Based on my last post, I was building out a sub-domain for some more professional posts that are full of computer nerdery. I’ve always been one to tinker, deconstruct, reconstruct, and sometimes blow up things in order to figure out how they work. My very patient wife has taught me that people are not the same as computers and other complex physical objects…

That being said, anything technical is now posting elsewhere. I have a handful of items posted already, but consider it a working portfolio of sorts. There were some programming languages and frameworks that I wanted to use and learn more about, so this is demonstration of that skill set. The top level domain here will be mostly for family related stuff going forward.

The Focus Course Launch Week Case Study →

Shawn Blanc on The Focus Course Launch Week Case Study:

But, to say it was an accident would discount all the work I put into marketing and list building, the years I’ve spent writing for my websites and building an audience, and the hours and hours I put into researching and crafting the contents of the course.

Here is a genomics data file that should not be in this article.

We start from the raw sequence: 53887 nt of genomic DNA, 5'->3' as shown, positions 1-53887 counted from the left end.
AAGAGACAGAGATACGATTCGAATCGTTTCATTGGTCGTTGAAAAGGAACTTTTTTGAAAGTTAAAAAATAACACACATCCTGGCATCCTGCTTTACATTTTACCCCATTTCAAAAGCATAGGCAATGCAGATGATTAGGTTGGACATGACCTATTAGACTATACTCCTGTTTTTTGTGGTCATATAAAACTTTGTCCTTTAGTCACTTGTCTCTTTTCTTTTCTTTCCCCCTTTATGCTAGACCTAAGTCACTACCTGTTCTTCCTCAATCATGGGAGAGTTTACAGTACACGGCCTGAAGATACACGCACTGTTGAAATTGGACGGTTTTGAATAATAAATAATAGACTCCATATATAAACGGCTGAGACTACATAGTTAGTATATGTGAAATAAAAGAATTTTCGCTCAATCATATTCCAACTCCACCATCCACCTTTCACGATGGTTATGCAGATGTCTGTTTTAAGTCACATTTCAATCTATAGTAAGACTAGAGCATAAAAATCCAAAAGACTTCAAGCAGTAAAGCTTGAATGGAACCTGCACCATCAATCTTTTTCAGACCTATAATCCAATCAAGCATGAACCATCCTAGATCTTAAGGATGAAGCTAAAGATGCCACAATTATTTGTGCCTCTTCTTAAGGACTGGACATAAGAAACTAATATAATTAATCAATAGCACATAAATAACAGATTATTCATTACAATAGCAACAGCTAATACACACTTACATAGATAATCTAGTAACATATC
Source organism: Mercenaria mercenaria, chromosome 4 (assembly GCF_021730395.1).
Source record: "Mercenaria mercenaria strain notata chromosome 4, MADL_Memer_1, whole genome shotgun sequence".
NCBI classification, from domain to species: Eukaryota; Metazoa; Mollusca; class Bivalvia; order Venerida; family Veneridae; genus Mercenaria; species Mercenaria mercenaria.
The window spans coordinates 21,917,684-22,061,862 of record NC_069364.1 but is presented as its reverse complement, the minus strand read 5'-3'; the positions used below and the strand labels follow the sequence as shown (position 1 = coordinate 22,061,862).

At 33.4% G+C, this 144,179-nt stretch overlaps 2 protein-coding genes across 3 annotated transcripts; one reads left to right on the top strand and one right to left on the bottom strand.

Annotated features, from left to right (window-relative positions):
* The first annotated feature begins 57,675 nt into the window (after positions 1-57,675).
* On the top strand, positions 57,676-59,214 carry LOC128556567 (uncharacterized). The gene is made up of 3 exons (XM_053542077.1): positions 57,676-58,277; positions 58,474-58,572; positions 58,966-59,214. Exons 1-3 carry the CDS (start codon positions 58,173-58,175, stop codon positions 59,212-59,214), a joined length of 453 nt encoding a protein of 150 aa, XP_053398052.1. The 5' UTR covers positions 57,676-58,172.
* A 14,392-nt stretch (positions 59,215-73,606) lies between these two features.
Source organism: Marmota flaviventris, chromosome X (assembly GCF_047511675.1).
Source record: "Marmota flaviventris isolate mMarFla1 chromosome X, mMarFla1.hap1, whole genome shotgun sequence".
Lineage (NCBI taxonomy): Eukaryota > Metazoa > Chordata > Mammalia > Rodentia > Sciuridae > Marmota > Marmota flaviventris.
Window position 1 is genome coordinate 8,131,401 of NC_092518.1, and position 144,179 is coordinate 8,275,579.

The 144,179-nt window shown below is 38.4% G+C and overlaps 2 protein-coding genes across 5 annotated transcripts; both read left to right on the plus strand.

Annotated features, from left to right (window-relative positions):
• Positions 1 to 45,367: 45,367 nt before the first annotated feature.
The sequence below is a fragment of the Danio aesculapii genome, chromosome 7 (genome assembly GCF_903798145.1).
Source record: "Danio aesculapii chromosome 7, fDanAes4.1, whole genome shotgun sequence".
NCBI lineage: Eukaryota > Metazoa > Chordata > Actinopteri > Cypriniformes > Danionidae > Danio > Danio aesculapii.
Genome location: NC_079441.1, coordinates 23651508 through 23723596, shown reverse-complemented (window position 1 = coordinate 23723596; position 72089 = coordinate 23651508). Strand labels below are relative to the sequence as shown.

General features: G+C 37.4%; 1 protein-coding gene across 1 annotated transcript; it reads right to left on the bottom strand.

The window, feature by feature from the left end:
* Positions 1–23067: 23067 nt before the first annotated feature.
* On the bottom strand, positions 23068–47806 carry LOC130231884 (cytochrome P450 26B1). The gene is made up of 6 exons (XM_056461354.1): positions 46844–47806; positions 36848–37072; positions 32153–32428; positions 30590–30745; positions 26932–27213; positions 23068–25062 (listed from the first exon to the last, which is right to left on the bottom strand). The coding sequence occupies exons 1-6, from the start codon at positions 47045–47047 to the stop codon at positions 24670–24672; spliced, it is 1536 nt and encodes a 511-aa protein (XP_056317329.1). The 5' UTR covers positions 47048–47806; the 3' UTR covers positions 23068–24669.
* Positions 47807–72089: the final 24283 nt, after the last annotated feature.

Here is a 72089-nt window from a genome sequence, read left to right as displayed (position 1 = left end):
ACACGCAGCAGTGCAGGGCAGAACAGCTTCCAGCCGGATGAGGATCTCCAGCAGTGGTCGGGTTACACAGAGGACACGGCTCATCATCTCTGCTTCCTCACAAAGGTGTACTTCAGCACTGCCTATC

Just because it was a new experience doesn’t mean it was an accident. And neither does it mean it’s not repeatable.

I read Shawn’s detailed part one description of the launch of The Focus Course this past week. I’ve been wanting to create a business like this for quite some time. Learning about some of the details of he did was very interesting. He was so thoughtful and methodical. All of the things that I’ve learned from Tim Ferriss and others regarding educational courses was played out here in an amazing way. As I’m sure Shawn and Tim will agree, the money is not the point. It’s never the point. It’s about the freedom of lifestyle that is afforded.